As a quick reminder, in case it’s been a while since you’ve attended a traditional wedding, most marriage vows go something like this: “I, _____, take you, _____, for my lawful wife/husband, to have and to hold from this day forward, for better, for worse, for richer, for poorer, in sickness and in health, until death do us part.”
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Perhaps a more modern version that is a more honest reflection would go a little something like this, “I, ______, like you, _______, a lot. I would like us to be lawful partners (mainly for tax purposes), to be with and to have an intimate relationship when times are good, but not so much when times go bad, especially if you are or will become rich, but probably not if you end up being poor, I hope you stay healthy but I’m not your bed nurse, until divorce we do part.”
I know that’s a bit of a cynical take, and partially just for some humor, but I think if we’re honest with ourselves, it’s not as far off as it may initially read.
So here’s my encouragement to you.
Before you make any more vows or commitments to yourself or anyone else, and especially before considering something as important as marriage vows, please take a moment to pause and really consider if you truly believe and are invested in what you’re about to commit yourself to.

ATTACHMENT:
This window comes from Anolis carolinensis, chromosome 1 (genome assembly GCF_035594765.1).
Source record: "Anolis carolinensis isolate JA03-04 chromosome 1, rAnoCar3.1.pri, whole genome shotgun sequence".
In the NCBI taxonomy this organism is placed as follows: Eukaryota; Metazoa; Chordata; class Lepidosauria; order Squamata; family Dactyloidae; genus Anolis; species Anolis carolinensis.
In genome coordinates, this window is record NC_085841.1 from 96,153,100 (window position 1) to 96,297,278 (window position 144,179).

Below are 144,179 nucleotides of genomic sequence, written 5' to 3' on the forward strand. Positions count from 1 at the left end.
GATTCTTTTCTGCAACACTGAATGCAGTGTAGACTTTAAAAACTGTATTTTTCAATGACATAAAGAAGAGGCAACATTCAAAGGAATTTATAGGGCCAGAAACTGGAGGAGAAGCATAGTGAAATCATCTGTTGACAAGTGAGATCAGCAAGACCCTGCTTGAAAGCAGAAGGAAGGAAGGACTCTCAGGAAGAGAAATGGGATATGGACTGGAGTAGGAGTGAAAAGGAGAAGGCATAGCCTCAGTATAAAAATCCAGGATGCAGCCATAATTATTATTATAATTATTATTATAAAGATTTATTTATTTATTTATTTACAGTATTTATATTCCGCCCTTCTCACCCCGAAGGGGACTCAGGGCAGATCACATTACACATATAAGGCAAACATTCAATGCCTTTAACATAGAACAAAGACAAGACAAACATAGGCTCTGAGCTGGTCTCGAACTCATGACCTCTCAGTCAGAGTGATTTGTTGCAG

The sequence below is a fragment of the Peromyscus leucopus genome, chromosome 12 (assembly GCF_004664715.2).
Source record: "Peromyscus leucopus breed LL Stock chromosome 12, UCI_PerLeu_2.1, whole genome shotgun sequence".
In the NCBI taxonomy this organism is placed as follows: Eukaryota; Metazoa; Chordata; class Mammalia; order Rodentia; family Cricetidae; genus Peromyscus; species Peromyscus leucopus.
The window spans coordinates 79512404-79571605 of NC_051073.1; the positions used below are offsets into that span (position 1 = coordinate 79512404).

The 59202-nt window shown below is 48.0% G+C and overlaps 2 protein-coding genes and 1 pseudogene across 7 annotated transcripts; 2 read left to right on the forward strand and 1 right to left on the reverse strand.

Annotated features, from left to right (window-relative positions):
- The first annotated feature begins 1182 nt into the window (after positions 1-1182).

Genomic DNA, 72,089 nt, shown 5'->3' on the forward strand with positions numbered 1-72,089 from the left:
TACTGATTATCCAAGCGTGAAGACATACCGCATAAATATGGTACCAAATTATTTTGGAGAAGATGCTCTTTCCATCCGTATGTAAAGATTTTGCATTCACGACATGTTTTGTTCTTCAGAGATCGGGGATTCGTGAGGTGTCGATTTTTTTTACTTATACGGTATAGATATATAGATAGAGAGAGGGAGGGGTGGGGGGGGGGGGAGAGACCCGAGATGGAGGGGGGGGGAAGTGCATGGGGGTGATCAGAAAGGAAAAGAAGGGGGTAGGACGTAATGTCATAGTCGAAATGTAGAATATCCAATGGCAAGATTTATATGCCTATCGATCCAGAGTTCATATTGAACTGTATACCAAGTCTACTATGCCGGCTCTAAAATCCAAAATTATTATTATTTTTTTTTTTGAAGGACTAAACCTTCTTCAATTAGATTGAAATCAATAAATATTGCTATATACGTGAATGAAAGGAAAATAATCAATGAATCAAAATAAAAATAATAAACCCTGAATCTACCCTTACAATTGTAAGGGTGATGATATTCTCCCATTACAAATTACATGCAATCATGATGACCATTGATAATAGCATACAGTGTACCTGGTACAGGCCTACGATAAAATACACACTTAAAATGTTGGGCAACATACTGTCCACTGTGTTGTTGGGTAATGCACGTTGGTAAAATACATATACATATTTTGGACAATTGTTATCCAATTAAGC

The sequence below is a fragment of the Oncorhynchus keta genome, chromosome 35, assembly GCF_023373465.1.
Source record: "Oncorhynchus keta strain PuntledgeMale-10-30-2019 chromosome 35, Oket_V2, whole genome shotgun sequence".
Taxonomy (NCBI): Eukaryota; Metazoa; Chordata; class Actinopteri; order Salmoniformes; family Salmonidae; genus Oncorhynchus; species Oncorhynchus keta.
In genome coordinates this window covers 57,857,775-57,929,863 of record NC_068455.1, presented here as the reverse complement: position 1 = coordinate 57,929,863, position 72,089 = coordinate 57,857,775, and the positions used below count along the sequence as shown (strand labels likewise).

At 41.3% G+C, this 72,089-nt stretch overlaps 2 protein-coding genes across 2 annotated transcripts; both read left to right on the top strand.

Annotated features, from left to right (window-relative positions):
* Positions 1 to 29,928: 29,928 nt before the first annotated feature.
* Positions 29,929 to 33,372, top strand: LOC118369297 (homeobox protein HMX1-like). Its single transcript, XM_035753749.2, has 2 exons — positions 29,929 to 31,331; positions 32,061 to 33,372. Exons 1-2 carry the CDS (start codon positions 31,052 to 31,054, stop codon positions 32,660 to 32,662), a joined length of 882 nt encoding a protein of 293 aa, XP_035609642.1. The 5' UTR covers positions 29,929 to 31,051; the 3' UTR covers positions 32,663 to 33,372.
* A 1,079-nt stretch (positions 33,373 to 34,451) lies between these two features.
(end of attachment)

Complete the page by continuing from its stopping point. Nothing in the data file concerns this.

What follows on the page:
When I look at the couples with happy and lasting marriages, it appears they seem to understand the true weight of the vows they made.
Within those commitments is an agreement to both the other person, but perhaps more importantly, to themselves.
Their first reaction to a given relationship issue is to look in the mirror, to understand the role they have played in creating their current reality.
From this place, and often only from this place, can true connection and “a partnership of equals” be formed on top of the foundation of personal responsibility and accountability — whether you are on Day One of your commitment or Day 10,000.
Troy Madsen is a certified Psychedelic Integration Professional who’s passionate about supporting individuals along their personal healing journey. Learn more about Troy and his work on his website.